Archive for July, 2018

Deal or no deal Brexit, support for the far right and the death penalty – Polling Matters

Posted in Politics, Polling Matters on July 26th, 2018 by Leo – Be the first to comment

On this week’s Polling Matters podcast Keiran and I look at the levels of public support for a no-deal Brexit and how that may factor in to decisions in Westminster.

Also on the podcast, we look at polling on support for the far-right and other potential new parties by YouGov as well as public support for the death penalty in light of Sajid Javid’s decision not to seek assurances that suspected British Jihadis will not face execution when facing trial in the United States.

 

ComRes and We, The People back with another loaded poll

Posted in Bad polling on July 16th, 2018 by Leo – 1 Comment

ComRes and We, The People, a new secretly-funded right-wing lobby group, are back with another loaded poll – a few weeks after they got the Mail to cover their pro-Brexit poll.

This poll got the Mail’s front page today, with the claim most people think the police have lost control of the streets.

As with the pro-Brexit poll, the design of this survey is likely to have helped the We, The People get the answers they wanted. Here are a few of the problems with the poll:

  • An early question asks whether respondents have seen a police officer on their street in the last year – a ridiculously high bar (how much time do you actually spend looking at your street? A couple of minutes a day?). Not surprisingly, most people said no, preparing them to think policing is insufficient when they come to the next questions.
  • When the idea of political correctness is introduced, respondents are led to see it as something that limits the police’s effectiveness. Respondents are forced to choose between: “The police feel like they’re on my side with my priorities and interests at heart” and “The police increasingly feel as if they have their own politically correct agenda which does not match my interests”. This assumes political correctness is opposed to respondents’ interests: the choice is between being politically correct and acting in respondents’ interests. While it’s normal for these questions (known as polarities) to force respondents to choose between extreme positions, this question conflates two different debates (are the police politically correct? is that good or bad?) and in doing so leads respondents to think negatively about political correctness in policing.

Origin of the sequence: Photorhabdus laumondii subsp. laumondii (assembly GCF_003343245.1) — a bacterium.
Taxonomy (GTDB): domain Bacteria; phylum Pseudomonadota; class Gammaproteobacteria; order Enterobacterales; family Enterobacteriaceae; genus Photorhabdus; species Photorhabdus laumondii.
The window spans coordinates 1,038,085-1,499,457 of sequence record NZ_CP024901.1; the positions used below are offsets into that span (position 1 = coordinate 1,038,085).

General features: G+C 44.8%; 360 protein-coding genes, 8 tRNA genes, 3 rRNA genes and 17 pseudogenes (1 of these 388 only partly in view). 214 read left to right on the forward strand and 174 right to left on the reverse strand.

• In a series of statements, which respondents can agree or disagree with, six of the seven are phrased where agreement gives the answer that We, The People presumably wanted. This is bad polling practice. If you really want to measure public opinion you ask a question that presents both sides of an argument equally, then allow respondents to choose which they are closer to. Or if you really have to ask agree/disagree questions, the questions should be balanced overall so you’re not pushing a particular argument and you can compare skewed questions against each other.

In fairness, the poll is less bad than the previous one: the wording of each individual question is less skewed this time. But the order and overall balance of the questions still add up to a loaded poll.

A good guide of a fair poll is that you shouldn’t be able to guess the view of the organisation commissioning the poll from the questions. This clearly fails that.

It is also arguable the poll fails the Market Research Society’s Code of Conduct, which says (33d) “Members must take reasonable steps to ensure … that participants are not led towards a particular point of view”.

Amusingly, despite the leading questions, the poll still got some results that the Mail choose to ignore, including:

  • 48% agreed “The police need to act with political correctness as it encourages acceptance and decency in society”, with 32% disagreeing (strangely, this was missed off We, The People’s press release).
  • 59% agreed “Hate crime is a blight on our society and the police are right to try to tackle it” compared with 24% saying “The concept of hate crime is well intentioned but threatens Britain’s heritage of free speech and open expression”.

 

Emergency podcast: Bye bye Boris & what happens next? Polling Matters

Posted in Politics, Polling Matters on July 9th, 2018 by Leo – Be the first to comment

On a special episode of the Polling Matters podcast, Keiran and I discuss a momentous 24 hours in Westminster that has seen both David Davis and Boris Johnson resign. We ask what happens next and look at what polling of Tory members by YouGov tells us about the future direction of the Conservative Party and who might come to lead it.